That year, J. Pierpont Morgan, who was then serving as Commodore, or President, of the Club, announced that he would donate three lots on West 44th Street for the construction of a new clubhouse.
The new clubhouse was designed by Warren and Wetmore, the same firm which designed the exterior of Grand Central Station. The firm was chosen after a competition that included more than a dozen architects. The final design included three huge, galleon-style windows on the front that bowed out over the sidewalk and appear to drip seaweed. Nautical imagery permeates the building, leading the New York Times to state that except for the absence of motion, one might fancy oneself at sea.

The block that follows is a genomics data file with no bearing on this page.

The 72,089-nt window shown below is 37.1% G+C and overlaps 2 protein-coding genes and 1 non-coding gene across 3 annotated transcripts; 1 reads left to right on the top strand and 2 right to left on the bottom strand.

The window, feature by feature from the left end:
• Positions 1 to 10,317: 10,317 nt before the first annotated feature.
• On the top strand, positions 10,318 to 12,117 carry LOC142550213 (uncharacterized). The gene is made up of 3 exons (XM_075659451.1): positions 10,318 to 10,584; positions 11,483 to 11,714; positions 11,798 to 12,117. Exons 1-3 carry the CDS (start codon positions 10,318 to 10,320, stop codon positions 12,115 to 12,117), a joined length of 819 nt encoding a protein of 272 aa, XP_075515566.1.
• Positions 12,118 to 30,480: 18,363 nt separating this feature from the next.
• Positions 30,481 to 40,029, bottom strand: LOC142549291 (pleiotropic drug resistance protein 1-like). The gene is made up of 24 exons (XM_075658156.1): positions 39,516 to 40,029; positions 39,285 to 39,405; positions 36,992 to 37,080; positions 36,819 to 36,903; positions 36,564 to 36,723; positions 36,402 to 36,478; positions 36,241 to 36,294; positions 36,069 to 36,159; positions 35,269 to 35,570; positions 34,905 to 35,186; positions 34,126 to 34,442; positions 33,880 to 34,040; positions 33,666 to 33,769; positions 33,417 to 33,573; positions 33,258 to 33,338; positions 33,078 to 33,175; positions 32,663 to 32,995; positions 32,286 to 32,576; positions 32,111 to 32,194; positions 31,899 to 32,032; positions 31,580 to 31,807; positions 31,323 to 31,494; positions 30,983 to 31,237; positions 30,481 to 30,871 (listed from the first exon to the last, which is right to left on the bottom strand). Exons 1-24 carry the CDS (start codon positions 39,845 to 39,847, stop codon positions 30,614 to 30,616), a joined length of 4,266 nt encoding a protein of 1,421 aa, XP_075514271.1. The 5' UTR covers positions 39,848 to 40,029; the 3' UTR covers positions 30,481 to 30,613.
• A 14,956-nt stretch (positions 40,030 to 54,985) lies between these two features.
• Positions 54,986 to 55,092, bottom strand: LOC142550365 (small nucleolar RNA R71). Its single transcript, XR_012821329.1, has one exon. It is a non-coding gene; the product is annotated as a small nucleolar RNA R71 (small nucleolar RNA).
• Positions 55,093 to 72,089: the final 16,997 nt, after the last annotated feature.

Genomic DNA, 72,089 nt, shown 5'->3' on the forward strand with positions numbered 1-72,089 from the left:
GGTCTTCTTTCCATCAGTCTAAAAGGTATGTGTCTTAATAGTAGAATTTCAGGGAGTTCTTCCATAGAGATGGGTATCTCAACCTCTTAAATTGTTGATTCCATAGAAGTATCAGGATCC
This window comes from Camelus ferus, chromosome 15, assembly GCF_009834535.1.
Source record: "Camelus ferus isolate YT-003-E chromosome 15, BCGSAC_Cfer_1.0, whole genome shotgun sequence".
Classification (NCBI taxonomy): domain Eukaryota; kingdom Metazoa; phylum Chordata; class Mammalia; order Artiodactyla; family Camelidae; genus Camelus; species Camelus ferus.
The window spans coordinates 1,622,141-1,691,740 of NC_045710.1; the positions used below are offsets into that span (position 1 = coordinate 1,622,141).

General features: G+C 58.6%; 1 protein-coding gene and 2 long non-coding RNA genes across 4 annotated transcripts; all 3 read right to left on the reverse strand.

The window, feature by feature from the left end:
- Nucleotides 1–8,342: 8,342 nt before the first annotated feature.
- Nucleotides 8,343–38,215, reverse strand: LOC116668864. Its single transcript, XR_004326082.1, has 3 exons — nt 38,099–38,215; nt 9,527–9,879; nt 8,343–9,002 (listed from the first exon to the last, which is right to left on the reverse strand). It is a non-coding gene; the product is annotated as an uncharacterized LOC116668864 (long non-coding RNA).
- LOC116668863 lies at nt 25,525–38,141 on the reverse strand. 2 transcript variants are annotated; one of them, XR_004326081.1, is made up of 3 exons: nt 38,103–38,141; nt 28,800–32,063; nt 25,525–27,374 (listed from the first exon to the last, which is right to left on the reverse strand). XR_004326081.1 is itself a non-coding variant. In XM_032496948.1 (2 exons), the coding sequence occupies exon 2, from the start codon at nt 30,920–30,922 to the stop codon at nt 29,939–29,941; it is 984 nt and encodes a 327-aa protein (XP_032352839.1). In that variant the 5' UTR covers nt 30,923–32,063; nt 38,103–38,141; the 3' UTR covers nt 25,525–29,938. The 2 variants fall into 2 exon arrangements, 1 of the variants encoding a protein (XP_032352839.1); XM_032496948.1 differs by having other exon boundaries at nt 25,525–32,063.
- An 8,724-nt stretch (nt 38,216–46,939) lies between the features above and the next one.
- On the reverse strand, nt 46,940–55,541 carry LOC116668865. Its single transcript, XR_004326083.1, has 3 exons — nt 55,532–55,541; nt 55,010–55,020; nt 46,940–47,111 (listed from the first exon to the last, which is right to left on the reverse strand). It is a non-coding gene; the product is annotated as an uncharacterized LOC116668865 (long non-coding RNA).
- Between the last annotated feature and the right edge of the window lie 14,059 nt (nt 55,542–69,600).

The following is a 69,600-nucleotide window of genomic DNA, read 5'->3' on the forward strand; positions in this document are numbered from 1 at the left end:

But the centerpiece of the building, as its members intended, is its model room. Members asked the architects to design a room of approximately 3,800 square feet, with high ceilings, and space for 300 people. The model room remains the heart of the clubhouse; filled with maps, charts, and dozens of models--many of members' own yachts--the model room is, for all purposes, the club itself.
The building is a New York City Landmark, a National Historic Landmark, and is listed on the National Register of Historic Places.